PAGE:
We continue to work through Chapter 36 in James L. Kugel’s How to Read the Bible: A Guide to Scripture, Then and Now.
This ninth installment of the series steers us toward the conclusion of Kugel's chapter. We have several subsections yet to go, but the argumentative turn is fully made in this subsection. Last time, we learned about the liberal approach to Scripture, which seeks to reconcile the Bible and the conclusions of modern biblical scholarship. Although we have had quibbles with Kugel in past installments, in the last one, a more serious fissure seemed to emerge. I wrote:
In the end, Kugel is ambivalent toward the liberal stance. It seems not to have reconciled the biblical document and the Good Book, and what's more it seems unable to square that particular circle. Kugel leads us, then, back to the Bible's first readers, back to when the words of the Bible were "all-important." A perceptive reader may detect a hint of sarcasm in my last sentence, as I wonder if Kugel is here lapsing into an idealistic, idyllic picture of a "pre-Fall" Bible, when its words and meanings were united and whole. Now, I am not being altogether fair, as Kugel does not completely make this lapse, yet he certainly seems to approve of the interpretive view that privileges words and meanings. If the liberal view is troubled by the Bible's seeming lack of historical veracity, the ancient interpreters know no such trouble. As Kugel summarizes the ancient view once again: "the events of the past are one thing, but the words of Scripture are quite another, and it is the words that count for us."I note later on in this installment that I probably overlooked the nuance of what Kugel was doing. For now, we will examine "Scripture's Changed Meaning," where Kugel uses all that has come before to start answering the question he had posed earlier:
what do we do now that we are aware that there is more than one Bible? We understand both the original meanings of the texts and the religious meanings later attended to them, so how, then, is one to relate to Bible knowing all this?Kugel is rightly dissatisfied with attempts by modern biblical scholars and theologians "to build a bridge between the true, historical reality as they [i.e., scholars and theologians] know it, including the original meaning of various biblical texts, and the way of reading those same texts...reading the Bible not as history but 'for teaching, for reproof, for correction, and for training in righteousness.'"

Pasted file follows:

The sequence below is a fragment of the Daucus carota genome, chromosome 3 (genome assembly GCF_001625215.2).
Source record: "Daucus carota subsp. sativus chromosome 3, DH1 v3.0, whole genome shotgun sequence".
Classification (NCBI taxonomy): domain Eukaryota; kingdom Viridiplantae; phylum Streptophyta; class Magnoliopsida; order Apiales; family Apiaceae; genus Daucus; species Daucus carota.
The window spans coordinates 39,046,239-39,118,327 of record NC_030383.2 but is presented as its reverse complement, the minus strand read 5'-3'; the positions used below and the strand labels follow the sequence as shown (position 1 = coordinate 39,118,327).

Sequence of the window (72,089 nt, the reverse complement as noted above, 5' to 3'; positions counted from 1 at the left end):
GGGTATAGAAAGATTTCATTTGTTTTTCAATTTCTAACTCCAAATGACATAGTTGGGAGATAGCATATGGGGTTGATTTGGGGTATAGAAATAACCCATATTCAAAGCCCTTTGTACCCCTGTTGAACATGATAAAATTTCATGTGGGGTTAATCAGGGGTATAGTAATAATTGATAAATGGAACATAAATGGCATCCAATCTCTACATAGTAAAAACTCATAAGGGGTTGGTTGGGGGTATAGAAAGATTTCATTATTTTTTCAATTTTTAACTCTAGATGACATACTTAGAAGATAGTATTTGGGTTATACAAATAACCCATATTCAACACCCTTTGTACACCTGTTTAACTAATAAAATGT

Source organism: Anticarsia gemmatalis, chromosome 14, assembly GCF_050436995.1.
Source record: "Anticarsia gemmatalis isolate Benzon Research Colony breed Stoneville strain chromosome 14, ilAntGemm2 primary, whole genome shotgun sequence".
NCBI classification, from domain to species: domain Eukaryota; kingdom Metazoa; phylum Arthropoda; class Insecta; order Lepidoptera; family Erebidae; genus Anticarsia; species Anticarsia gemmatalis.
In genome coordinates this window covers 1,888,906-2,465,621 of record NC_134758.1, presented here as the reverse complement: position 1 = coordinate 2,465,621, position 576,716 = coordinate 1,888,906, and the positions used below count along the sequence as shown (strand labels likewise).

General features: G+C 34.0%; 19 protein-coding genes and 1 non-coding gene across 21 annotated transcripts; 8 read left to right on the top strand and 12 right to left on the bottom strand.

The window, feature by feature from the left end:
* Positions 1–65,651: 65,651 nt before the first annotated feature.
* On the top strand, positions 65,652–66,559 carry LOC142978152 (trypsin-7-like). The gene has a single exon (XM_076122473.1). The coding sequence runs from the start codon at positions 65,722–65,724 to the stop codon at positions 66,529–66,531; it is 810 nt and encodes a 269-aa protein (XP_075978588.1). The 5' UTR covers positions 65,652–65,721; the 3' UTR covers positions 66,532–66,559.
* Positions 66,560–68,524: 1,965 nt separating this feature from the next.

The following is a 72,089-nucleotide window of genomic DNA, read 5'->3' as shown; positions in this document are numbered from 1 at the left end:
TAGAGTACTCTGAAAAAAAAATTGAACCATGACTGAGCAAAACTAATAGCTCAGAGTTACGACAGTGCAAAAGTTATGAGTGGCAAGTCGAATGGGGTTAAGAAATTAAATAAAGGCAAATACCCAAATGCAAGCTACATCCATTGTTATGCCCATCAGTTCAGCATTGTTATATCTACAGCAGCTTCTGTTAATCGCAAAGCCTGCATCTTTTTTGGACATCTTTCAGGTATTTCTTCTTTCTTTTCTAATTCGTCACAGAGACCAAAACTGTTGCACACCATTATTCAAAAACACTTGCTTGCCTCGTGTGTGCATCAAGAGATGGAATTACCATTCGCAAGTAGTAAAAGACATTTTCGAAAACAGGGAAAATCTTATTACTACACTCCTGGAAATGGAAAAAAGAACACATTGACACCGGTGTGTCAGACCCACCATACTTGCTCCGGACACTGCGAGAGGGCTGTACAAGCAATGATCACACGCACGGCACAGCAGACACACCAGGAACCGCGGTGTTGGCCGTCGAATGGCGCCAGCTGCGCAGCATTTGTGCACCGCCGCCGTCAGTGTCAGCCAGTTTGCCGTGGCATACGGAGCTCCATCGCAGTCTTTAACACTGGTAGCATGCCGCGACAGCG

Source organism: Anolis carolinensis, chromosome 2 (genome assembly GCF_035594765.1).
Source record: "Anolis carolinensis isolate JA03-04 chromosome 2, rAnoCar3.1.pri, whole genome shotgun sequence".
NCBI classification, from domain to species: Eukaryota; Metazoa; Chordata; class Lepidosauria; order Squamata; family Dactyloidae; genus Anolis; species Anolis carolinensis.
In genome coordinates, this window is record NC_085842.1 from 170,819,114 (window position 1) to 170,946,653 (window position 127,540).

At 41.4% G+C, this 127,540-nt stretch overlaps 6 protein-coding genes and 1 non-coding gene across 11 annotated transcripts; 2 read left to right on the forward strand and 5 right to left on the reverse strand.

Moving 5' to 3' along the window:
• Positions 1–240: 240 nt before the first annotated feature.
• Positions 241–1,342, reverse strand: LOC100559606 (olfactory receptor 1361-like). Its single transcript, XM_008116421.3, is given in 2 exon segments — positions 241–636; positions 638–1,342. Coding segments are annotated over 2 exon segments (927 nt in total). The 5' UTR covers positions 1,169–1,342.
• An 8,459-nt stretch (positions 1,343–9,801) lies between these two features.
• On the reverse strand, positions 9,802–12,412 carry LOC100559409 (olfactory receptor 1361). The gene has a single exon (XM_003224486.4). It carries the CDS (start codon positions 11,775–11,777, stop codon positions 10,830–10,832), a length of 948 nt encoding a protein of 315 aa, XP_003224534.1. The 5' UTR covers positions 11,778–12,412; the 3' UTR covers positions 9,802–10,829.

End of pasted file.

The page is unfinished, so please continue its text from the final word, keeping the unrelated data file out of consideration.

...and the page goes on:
The bridge succeeds insofar as it connects the modern reader to a mode of interpreting that for a long time has allowed the Bible to remain important and relevant through sweeping social and cultural changes, and across all sorts of societies as well. Yet the bridge wobbles and cracks in light of another assumption often brought to reading the Bible: the absolute border "between the biblical and the postbiblical, between the prophet and the interpreter." To get right to the point, our Bible canon and way of reading it--long-standing and effective though they may be--are postbiblical and subjective. They cannot be claimed as the canon and approach used in the biblical era or by the prophets, and that's a problem because that era and those people are more authoritative. We may be mistaken; their view must prevail, as Kugel puts it: